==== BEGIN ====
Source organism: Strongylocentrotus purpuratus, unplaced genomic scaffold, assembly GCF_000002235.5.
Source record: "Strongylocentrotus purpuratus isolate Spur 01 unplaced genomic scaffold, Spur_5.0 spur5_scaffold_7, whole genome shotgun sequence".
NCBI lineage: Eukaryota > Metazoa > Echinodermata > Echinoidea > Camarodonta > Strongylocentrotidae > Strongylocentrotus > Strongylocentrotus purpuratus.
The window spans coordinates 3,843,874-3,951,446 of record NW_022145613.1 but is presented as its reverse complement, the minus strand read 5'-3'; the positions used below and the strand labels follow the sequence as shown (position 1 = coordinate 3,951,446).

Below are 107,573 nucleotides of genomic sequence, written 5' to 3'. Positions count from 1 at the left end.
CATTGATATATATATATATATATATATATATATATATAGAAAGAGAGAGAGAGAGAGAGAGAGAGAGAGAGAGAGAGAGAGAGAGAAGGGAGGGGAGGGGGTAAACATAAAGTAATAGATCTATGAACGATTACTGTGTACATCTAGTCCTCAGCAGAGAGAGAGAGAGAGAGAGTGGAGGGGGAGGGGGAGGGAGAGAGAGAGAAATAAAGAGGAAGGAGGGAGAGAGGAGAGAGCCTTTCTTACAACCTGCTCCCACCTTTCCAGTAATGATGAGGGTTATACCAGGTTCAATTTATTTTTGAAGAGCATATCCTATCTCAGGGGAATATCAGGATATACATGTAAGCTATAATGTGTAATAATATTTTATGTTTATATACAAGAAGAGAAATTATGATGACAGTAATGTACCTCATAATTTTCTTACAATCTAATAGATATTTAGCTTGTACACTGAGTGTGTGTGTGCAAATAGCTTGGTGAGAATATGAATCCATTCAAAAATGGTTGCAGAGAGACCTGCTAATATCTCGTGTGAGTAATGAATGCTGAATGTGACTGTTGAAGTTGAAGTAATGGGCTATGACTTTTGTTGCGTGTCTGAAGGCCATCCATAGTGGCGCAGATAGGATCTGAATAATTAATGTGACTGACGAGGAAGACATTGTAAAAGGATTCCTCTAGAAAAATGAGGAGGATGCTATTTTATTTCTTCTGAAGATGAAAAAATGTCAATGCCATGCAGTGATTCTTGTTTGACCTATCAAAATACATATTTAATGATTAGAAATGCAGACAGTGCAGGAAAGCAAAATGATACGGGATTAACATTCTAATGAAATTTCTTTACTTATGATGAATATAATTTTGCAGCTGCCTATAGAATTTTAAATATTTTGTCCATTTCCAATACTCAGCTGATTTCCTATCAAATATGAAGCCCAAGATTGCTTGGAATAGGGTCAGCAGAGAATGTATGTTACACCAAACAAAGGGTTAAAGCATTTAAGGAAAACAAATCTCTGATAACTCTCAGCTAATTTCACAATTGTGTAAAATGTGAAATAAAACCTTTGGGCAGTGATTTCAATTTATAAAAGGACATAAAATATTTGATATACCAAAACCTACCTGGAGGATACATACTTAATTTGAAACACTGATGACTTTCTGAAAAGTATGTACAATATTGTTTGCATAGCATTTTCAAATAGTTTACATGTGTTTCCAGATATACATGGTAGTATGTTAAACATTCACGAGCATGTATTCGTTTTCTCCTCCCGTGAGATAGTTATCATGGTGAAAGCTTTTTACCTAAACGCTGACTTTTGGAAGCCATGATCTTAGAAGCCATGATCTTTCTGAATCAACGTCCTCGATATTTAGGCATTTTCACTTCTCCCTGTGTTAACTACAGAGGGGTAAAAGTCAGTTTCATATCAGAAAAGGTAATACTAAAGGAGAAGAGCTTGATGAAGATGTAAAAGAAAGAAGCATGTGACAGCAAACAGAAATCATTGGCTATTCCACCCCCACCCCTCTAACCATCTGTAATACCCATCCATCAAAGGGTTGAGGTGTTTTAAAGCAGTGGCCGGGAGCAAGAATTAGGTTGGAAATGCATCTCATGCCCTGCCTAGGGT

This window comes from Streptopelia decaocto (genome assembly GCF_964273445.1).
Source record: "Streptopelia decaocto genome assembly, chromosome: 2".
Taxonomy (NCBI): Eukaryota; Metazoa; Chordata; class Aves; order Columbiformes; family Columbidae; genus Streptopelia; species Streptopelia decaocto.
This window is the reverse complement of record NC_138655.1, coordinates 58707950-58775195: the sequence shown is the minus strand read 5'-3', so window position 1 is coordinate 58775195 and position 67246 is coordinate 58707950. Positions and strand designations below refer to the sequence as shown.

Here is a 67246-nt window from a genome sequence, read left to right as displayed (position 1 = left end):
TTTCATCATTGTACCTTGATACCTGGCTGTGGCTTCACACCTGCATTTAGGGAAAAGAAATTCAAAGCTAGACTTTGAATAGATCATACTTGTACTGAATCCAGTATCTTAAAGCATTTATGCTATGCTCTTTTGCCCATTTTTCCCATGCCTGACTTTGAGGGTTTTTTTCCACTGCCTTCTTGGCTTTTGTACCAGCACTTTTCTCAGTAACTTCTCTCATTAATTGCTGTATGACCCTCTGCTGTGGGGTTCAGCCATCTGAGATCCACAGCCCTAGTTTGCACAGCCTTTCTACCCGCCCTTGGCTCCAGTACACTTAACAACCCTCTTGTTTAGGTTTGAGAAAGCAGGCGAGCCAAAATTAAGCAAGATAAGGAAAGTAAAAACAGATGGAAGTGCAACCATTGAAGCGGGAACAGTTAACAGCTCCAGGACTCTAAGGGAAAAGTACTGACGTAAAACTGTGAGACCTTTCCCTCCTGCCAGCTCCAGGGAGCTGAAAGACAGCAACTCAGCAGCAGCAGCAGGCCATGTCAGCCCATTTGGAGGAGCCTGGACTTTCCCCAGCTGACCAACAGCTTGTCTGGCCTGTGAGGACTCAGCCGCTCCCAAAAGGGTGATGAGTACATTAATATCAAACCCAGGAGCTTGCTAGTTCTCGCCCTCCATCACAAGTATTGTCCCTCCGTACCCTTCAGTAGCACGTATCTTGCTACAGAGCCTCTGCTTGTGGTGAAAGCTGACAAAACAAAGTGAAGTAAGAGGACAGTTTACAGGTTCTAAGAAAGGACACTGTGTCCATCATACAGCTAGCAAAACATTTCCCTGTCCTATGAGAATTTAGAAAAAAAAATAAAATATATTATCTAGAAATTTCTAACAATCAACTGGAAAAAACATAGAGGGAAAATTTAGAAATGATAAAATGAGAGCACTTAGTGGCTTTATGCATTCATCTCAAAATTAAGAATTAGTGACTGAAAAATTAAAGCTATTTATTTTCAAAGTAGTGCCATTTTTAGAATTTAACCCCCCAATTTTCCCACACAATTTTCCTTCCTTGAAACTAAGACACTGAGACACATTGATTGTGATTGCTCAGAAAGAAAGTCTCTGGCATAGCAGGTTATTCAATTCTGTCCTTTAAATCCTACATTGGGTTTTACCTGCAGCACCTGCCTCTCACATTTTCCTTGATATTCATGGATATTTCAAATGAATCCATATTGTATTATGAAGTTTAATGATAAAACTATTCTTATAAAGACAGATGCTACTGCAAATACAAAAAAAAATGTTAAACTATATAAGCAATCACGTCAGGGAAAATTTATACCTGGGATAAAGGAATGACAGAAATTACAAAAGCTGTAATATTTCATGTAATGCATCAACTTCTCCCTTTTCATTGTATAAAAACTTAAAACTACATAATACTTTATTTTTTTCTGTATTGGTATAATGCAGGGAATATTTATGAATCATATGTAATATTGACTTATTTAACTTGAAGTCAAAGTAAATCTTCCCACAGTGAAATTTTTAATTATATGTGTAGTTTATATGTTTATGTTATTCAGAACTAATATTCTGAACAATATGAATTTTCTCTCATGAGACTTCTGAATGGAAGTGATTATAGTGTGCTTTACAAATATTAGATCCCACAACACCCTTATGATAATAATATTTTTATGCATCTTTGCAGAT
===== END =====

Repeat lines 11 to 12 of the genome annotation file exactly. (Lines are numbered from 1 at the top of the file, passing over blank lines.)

Here is a 67246-nt window from a genome sequence, read left to right as displayed (position 1 = left end):
TTTCATCATTGTACCTTGATACCTGGCTGTGGCTTCACACCTGCATTTAGGGAAAAGAAATTCAAAGCTAGACTTTGAATAGATCATACTTGTACTGAATCCAGTATCTTAAAGCATTTATGCTATGCTCTTTTGCCCATTTTTCCCATGCCTGACTTTGAGGGTTTTTTTCCACTGCCTTCTTGGCTTTTGTACCAGCACTTTTCTCAGTAACTTCTCTCATTAATTGCTGTATGACCCTCTGCTGTGGGGTTCAGCCATCTGAGATCCACAGCCCTAGTTTGCACAGCCTTTCTACCCGCCCTTGGCTCCAGTACACTTAACAACCCTCTTGTTTAGGTTTGAGAAAGCAGGCGAGCCAAAATTAAGCAAGATAAGGAAAGTAAAAACAGATGGAAGTGCAACCATTGAAGCGGGAACAGTTAACAGCTCCAGGACTCTAAGGGAAAAGTACTGACGTAAAACTGTGAGACCTTTCCCTCCTGCCAGCTCCAGGGAGCTGAAAGACAGCAACTCAGCAGCAGCAGCAGGCCATGTCAGCCCATTTGGAGGAGCCTGGACTTTCCCCAGCTGACCAACAGCTTGTCTGGCCTGTGAGGACTCAGCCGCTCCCAAAAGGGTGATGAGTACATTAATATCAAACCCAGGAGCTTGCTAGTTCTCGCCCTCCATCACAAGTATTGTCCCTCCGTACCCTTCAGTAGCACGTATCTTGCTACAGAGCCTCTGCTTGTGGTGAAAGCTGACAAAACAAAGTGAAGTAAGAGGACAGTTTACAGGTTCTAAGAAAGGACACTGTGTCCATCATACAGCTAGCAAAACATTTCCCTGTCCTATGAGAATTTAGAAAAAAAAATAAAATATATTATCTAGAAATTTCTAACAATCAACTGGAAAAAACATAGAGGGAAAATTTAGAAATGATAAAATGAGAGCACTTAGTGGCTTTATGCATTCATCTCAAAATTAAGAATTAGTGACTGAAAAATTAAAGCTATTTATTTTCAAAGTAGTGCCATTTTTAGAATTTAACCCCCCAATTTTCCCACACAATTTTCCTTCCTTGAAACTAAGACACTGAGACACATTGATTGTGATTGCTCAGAAAGAAAGTCTCTGGCATAGCAGGTTATTCAATTCTGTCCTTTAAATCCTACATTGGGTTTTACCTGCAGCACCTGCCTCTCACATTTTCCTTGATATTCATGGATATTTCAAATGAATCCATATTGTATTATGAAGTTTAATGATAAAACTATTCTTATAAAGACAGATGCTACTGCAAATACAAAAAAAAATGTTAAACTATATAAGCAATCACGTCAGGGAAAATTTATACCTGGGATAAAGGAATGACAGAAATTACAAAAGCTGTAATATTTCATGTAATGCATCAACTTCTCCCTTTTCATTGTATAAAAACTTAAAACTACATAATACTTTATTTTTTTCTGTATTGGTATAATGCAGGGAATATTTATGAATCATATGTAATATTGACTTATTTAACTTGAAGTCAAAGTAAATCTTCCCACAGTGAAATTTTTAATTATATGTGTAGTTTATATGTTTATGTTATTCAGAACTAATATTCTGAACAATATGAATTTTCTCTCATGAGACTTCTGAATGGAAGTGATTATAGTGTGCTTTACAAATATTAGATCCCACAACACCCTTATGATAATAATATTTTTATGCATCTTTGCAGAT